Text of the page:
The Nuffield Trust has estimated that this is the equivalent to an average of 4.3% rise for qualified nurses.

The RCN has previously said that despite this year’s pay award, experienced nurses are worse off by 20% in real terms due to successive below-inflation awards since 2010.

– What has the Government said?

The Government accepted the recommendation by the pay review body.

And it has said that union demands are ‘not affordable’ in the current economic climate, pointing out that each additional 1% pay rise for all staff on the Agenda for Change contract would cost around £700 million a year.

Although the Pay Review Body estimates that each 1% increase in pay adds around £500.5 million to the Agenda for Change pay bill in England, £29.5 million in Northern Ireland and £37.5 million in Wales.

The Department of Health and Social Care said that using October’s RPI inflation data, a 5% above inflation rise would equate to a pay rise of 19.2%.

It said that uplifting pay for all staff on the Agenda for Change contract – which also includes staff such as midwives, ambulance workers, porters and cleaners – by 19.2%, instead of the existing pay award, would cost ‘around an additional £10 billion’.

Officials have said that this would hamper the NHS’s efforts in tackling the record backlog of care.

But the RCN has not specifically asked for a 19.2% pay uplift.

A separate pay offer has been made in Scotland.

– What has the NHS said:

Officials in England have said that they would like to see a resolution to the dispute as soon as possible ‘but pay is a matter for the Government and the trade unions’.

– Where will the strikes take place?

Not every hospital will be affected by strike action. Here is the official list of trusts and NHS organisations taking part, released by the RCN.

England

East Midlands

Kettering General Hospital NHS Foundation Trust

NHS Nottingham and Nottinghamshire ICB

Northamptonshire Healthcare NHS Foundation Trust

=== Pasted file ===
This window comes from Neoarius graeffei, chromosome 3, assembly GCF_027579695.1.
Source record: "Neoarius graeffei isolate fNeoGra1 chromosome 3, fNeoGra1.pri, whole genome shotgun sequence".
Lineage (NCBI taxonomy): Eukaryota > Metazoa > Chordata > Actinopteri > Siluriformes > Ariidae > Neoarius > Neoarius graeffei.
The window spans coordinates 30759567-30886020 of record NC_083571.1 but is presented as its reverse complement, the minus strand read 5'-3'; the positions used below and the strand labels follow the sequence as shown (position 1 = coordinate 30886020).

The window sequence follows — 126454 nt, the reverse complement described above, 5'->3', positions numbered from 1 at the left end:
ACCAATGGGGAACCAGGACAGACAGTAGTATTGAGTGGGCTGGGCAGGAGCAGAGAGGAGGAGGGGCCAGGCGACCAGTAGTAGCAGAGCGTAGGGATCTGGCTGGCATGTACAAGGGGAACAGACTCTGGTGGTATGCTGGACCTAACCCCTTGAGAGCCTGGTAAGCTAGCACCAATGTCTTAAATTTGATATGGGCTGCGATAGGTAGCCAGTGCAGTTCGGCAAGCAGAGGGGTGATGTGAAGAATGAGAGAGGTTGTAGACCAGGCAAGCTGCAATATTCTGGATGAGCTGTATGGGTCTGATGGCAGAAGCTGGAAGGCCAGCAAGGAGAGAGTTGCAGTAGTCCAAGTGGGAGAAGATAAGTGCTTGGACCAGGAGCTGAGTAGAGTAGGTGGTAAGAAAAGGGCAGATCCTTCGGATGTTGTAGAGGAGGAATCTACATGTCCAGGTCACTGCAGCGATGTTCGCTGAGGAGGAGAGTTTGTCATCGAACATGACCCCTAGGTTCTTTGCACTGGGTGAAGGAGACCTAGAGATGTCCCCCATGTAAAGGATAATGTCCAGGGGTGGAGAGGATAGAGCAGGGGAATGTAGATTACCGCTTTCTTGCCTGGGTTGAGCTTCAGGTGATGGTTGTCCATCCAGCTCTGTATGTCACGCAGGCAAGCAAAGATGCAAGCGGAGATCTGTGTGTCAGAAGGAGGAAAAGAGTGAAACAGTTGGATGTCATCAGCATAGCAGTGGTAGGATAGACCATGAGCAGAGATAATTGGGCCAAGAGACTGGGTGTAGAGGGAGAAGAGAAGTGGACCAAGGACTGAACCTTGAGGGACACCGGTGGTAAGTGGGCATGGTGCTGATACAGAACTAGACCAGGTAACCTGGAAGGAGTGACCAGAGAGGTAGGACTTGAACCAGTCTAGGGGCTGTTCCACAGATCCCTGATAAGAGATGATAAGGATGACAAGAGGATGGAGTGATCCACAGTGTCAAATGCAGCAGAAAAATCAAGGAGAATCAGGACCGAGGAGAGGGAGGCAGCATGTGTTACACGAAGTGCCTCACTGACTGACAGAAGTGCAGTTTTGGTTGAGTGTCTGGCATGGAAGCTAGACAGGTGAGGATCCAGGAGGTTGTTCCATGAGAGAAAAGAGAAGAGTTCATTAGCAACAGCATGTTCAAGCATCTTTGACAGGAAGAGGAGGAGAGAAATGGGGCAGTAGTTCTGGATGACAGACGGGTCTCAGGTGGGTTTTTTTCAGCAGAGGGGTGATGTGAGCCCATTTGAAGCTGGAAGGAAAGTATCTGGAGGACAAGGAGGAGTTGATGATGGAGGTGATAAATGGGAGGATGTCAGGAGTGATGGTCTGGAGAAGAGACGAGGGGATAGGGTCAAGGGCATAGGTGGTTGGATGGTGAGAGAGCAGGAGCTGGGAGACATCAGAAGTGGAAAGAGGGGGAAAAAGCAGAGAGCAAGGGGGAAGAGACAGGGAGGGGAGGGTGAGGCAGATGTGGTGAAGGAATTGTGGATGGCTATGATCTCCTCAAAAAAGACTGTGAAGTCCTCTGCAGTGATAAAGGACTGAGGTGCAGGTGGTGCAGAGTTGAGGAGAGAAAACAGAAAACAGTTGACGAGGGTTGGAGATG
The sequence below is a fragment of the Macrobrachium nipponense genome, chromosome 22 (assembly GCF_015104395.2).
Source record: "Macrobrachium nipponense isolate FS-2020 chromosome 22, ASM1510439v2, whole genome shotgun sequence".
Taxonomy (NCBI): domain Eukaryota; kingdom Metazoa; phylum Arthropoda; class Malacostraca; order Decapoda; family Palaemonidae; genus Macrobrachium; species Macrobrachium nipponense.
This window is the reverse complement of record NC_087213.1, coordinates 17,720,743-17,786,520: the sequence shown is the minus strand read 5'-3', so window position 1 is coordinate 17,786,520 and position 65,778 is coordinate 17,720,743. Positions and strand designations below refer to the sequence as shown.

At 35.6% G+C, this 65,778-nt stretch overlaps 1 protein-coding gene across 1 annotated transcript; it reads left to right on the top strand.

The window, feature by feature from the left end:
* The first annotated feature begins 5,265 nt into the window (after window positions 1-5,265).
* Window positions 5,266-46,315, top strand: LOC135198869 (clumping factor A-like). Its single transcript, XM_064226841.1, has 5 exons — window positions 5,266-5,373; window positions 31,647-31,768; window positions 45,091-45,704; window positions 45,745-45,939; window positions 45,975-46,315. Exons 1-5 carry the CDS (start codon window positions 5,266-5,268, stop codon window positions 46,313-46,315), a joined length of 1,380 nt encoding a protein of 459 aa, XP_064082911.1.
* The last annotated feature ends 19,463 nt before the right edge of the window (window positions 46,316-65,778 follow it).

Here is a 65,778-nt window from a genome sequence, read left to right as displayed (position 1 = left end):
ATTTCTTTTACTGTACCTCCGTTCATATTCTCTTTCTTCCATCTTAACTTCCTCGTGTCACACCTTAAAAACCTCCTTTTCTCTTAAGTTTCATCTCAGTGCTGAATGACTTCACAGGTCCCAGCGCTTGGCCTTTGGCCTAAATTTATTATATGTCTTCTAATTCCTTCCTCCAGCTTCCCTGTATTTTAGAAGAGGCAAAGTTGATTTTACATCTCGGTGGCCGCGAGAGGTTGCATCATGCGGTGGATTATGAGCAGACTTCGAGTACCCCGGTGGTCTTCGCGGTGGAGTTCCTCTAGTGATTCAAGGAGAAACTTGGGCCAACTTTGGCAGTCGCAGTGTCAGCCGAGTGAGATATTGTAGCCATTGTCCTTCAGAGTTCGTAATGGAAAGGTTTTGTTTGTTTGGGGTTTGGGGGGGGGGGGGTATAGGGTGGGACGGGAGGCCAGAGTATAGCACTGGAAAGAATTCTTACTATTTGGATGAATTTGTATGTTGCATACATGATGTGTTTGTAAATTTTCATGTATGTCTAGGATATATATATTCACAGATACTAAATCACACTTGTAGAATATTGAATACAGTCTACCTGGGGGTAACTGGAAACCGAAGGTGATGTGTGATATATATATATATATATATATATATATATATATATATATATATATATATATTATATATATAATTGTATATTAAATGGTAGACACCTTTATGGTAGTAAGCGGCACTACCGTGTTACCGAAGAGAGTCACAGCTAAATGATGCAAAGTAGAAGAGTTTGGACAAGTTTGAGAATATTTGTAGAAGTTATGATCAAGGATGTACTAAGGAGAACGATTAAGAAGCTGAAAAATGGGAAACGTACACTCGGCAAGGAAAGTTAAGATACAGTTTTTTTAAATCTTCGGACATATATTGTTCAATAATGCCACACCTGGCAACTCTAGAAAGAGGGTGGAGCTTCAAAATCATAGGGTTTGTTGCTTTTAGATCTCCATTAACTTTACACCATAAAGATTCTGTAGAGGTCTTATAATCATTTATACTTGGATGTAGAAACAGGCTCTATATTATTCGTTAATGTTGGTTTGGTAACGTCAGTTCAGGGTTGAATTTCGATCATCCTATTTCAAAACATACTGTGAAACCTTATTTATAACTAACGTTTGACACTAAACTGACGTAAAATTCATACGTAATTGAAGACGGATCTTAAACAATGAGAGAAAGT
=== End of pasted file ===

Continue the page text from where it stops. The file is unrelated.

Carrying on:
Nottingham University Hospitals NHS Trust

Nottinghamshire Healthcare NHS Foundation Trust

Eastern

Cambridge University Hospital NHS Foundation Trust

Cambridgeshire and Peterborough NHS Foundation Trust

Cambridgeshire Community Services NHS Trust

Hertfordshire Community NHS Trust

NHS Hertfordshire and West Essex ICB

Royal Papworth Hospital NHS Foundation Trust

London

Great Ormond Street Hospital for Children NHS Foundation Trust

Guys and St Thomas NHS Foundation Trust

Imperial College Healthcare NHS Trust

NHS North Central London ICB

Royal Marsden NHS Foundation Trust

North West

Alder Hey Children’s NHS Foundation Trust

Liverpool Heart and Chest Hospital NHS Found Trust

Liverpool University Hospitals NHS Foundation Trust

Liverpool Women’s NHS Foundation Trust

Mersey Care NHS Foundation Trust

The Clatterbridge Cancer Centre NHS Found Trust

The Walton Centre NHS Foundation Trust

Northern

Gateshead Health NHS Foundation Trust

Northumbria Healthcare NHS Foundation Trust

The Newcastle Upon Tyne Hospitals NHS Foundation Trust

South East

Oxford Health NHS Foundation Trust

Oxford University Hospitals NHS Foundation Trust

Royal Berkshire NHS Foundation Trust

South West

Devon Partnership NHS Trust

Gloucestershire Health and Care NHS Foundation Trust

Gloucestershire Hospitals NHS Foundation Trust

Great Western Hospitals NHS Foundation Trust

NHS Bath, North East Somerset, Swindon and Wiltshire ICB (BSW Together)

NHS Devon ICB (One Devon)

NHS Gloucestershire ICB (One Gloucestershire)

North Bristol NHS Trust

Royal Devon University Healthcare NHS Foundation Trust

Royal United Hospitals Bath NHS Foundation Trust

Torbay and South Devon NHS Foundation Trust

University Hospitals Bristol and Weston NHS Foundation Trust

University Hospitals Plymouth NHS Trust